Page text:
What is meant by developmentalism: what is its impact on global politics?
Most global political agendas and concerns relate to development even if it is indirectly as these developing countries are so reliant on the policies and implications of decisions made on a global level. This essay will examine foreign aid in the current global political state. This is adapted from the question ‘What is meant by developmentalism: what is it’s impact on global politics?’. Throughout this essay I will consider other ways in which foreign aid could be more effective regarding issues including accountability and security.
Firstly, we must establish the current global state. State sovereignty has undergone many changes in the last decade. New forms of states make up the new international political developments. According to Robinson (2002, p1056) “states have come from the Westphalian system, where control was exclusivist”. This means that no other states could exercise power over another state. Following WWII, a new series of international organisations was created, all with a common view to resolve transnational problems. This also recognised that states may not be as effective on their own.
In order for developed nations to stay at the top, developing nations must stay ‘developing’. Robinson furthers this point by stating that social order is increasingly organised globally, not nationally, therefore “inequality is globally organised” (Robinson, 2002, p1056). This emphasises the fact that to be ‘developed’ a state must prove itself on a global level. This forces states to shift their mindset from national to international, therefore suggesting that the focus is now at a global level economically and politically.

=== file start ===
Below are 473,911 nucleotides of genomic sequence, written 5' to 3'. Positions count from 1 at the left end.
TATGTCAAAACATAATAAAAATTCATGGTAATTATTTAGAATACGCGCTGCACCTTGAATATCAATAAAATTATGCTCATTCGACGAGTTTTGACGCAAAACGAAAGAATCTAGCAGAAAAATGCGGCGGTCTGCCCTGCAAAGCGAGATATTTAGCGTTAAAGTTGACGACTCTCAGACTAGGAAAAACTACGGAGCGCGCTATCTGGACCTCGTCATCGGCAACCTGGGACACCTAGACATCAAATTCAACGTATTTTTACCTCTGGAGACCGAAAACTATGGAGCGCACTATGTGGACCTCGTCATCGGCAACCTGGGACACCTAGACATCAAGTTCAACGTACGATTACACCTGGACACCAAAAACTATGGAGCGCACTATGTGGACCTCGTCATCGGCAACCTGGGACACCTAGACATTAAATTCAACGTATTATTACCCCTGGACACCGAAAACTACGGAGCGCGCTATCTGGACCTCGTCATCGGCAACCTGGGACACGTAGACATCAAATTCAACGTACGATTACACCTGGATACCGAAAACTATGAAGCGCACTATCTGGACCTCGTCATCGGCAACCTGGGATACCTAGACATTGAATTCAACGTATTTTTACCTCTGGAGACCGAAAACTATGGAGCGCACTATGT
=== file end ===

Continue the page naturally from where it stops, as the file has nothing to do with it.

Capitalist global hegemony has shifted the focus from individual state development to a worldwide political framework of economic dependency. Global politics within the capitalist system are driven predominately by economic incentives. It is no longer just the state entities with international relationships that dictate development policies, instead it has transcended into global enterprising agendas beyond the nation state. This furthers the point that states cannot function as effectively on their own. This has bred an increasing “global social polarisation” (Robinson, 2002, p1050) between the Global North and South. This “world industrialisation” (Robinson, 2002, p1052) shifting the developing world from agrarian production to mass industrialised labour, drives the TNC “densely networked firms and enterprises” which control the global market place.
Kelly (2008) believes the state is making a comeback in development theory. “The World Bank’s most recent Annual Reports and World Development Reports suggest that the neo-liberal disapproval of the state is fading” (p319). Furthermore, “political institutions, which structure markets, provide transparency, and even promote equity, are new areas of emphasis. But this liberal or Northern understanding of the role of the state scarcely fits the actual practice of late developers in the South” (Kelly, 2008, p319).
He states “the two most important counter-paradigms to neo-liberal modernization… reject its neo-classical, economistic understanding of the state, emphasizing instead state-led development and external political autonomy” (Kelly, 2008, p319).
History of aid
According to Goldin & Reinert (2006, p114) link the history of modern aid to colonialism; “ in so far as colonialism was driven by and exercise driven by a desire to stimulate and then exploit economic activity abroad, providing investment capital, technology, and technical assistance to colonies was integral to the process” (2006, 115).
Institutions such as the United Nations, the World Bank, and the International Monetary Fund in the wake of World War II (WWII) to facilitate increased international assistance. “These efforts were informed by the adverse experiences of...
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